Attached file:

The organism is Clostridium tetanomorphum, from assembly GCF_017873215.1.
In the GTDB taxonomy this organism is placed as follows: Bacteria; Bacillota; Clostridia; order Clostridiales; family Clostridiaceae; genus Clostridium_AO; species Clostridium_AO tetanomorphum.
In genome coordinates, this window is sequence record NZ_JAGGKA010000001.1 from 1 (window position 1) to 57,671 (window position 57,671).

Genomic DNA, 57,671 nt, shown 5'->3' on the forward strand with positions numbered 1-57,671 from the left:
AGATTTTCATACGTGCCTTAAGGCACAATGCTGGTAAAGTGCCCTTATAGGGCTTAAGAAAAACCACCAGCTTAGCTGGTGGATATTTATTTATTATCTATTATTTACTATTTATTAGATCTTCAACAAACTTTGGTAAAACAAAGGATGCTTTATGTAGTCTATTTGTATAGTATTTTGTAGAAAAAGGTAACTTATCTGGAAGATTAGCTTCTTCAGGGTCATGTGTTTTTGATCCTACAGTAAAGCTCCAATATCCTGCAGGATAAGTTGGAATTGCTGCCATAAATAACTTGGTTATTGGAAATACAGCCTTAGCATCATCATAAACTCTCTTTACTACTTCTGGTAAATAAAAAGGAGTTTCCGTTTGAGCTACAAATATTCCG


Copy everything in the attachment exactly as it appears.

The organism is Clostridium tetanomorphum, from assembly GCF_017873215.1.
In the GTDB taxonomy this organism is placed as follows: Bacteria; Bacillota; Clostridia; order Clostridiales; family Clostridiaceae; genus Clostridium_AO; species Clostridium_AO tetanomorphum.
In genome coordinates, this window is sequence record NZ_JAGGKA010000001.1 from 1 (window position 1) to 57,671 (window position 57,671).

Genomic DNA, 57,671 nt, shown 5'->3' on the forward strand with positions numbered 1-57,671 from the left:
AGATTTTCATACGTGCCTTAAGGCACAATGCTGGTAAAGTGCCCTTATAGGGCTTAAGAAAAACCACCAGCTTAGCTGGTGGATATTTATTTATTATCTATTATTTACTATTTATTAGATCTTCAACAAACTTTGGTAAAACAAAGGATGCTTTATGTAGTCTATTTGTATAGTATTTTGTAGAAAAAGGTAACTTATCTGGAAGATTAGCTTCTTCAGGGTCATGTGTTTTTGATCCTACAGTAAAGCTCCAATATCCTGCAGGATAAGTTGGAATTGCTGCCATAAATAACTTGGTTATTGGAAATACAGCCTTAGCATCATCATAAACTCTCTTTACTACTTCTGGTAAATAAAAAGGAGTTTCCGTTTGAGCTACAAATATTCCG